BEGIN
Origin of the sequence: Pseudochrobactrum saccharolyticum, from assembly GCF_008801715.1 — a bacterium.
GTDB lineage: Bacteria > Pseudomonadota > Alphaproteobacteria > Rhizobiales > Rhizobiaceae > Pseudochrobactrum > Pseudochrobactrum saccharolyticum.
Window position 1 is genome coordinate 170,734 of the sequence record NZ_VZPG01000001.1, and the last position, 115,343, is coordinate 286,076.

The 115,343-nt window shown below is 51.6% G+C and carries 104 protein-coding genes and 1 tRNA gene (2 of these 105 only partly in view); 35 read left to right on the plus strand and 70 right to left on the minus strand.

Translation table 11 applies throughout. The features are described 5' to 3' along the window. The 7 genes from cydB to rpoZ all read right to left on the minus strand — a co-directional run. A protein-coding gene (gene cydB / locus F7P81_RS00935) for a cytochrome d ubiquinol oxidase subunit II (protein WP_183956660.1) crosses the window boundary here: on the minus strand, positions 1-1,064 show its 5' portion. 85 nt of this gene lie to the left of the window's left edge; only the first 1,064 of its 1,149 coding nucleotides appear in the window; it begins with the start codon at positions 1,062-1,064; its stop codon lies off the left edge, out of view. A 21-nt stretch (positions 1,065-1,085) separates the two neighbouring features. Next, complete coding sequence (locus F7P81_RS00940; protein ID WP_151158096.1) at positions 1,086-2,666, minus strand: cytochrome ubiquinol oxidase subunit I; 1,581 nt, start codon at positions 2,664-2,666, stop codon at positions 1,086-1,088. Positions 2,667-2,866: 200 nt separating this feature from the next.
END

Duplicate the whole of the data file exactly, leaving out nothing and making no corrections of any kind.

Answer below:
Origin of the sequence: Pseudochrobactrum saccharolyticum, from assembly GCF_008801715.1 — a bacterium.
GTDB lineage: Bacteria > Pseudomonadota > Alphaproteobacteria > Rhizobiales > Rhizobiaceae > Pseudochrobactrum > Pseudochrobactrum saccharolyticum.
Window position 1 is genome coordinate 170,734 of the sequence record NZ_VZPG01000001.1, and the last position, 115,343, is coordinate 286,076.

The 115,343-nt window shown below is 51.6% G+C and carries 104 protein-coding genes and 1 tRNA gene (2 of these 105 only partly in view); 35 read left to right on the plus strand and 70 right to left on the minus strand.

Translation table 11 applies throughout. The features are described 5' to 3' along the window. The 7 genes from cydB to rpoZ all read right to left on the minus strand — a co-directional run. A protein-coding gene (gene cydB / locus F7P81_RS00935) for a cytochrome d ubiquinol oxidase subunit II (protein WP_183956660.1) crosses the window boundary here: on the minus strand, positions 1-1,064 show its 5' portion. 85 nt of this gene lie to the left of the window's left edge; only the first 1,064 of its 1,149 coding nucleotides appear in the window; it begins with the start codon at positions 1,062-1,064; its stop codon lies off the left edge, out of view. A 21-nt stretch (positions 1,065-1,085) separates the two neighbouring features. Next, complete coding sequence (locus F7P81_RS00940; protein ID WP_151158096.1) at positions 1,086-2,666, minus strand: cytochrome ubiquinol oxidase subunit I; 1,581 nt, start codon at positions 2,664-2,666, stop codon at positions 1,086-1,088. Positions 2,667-2,866: 200 nt separating this feature from the next.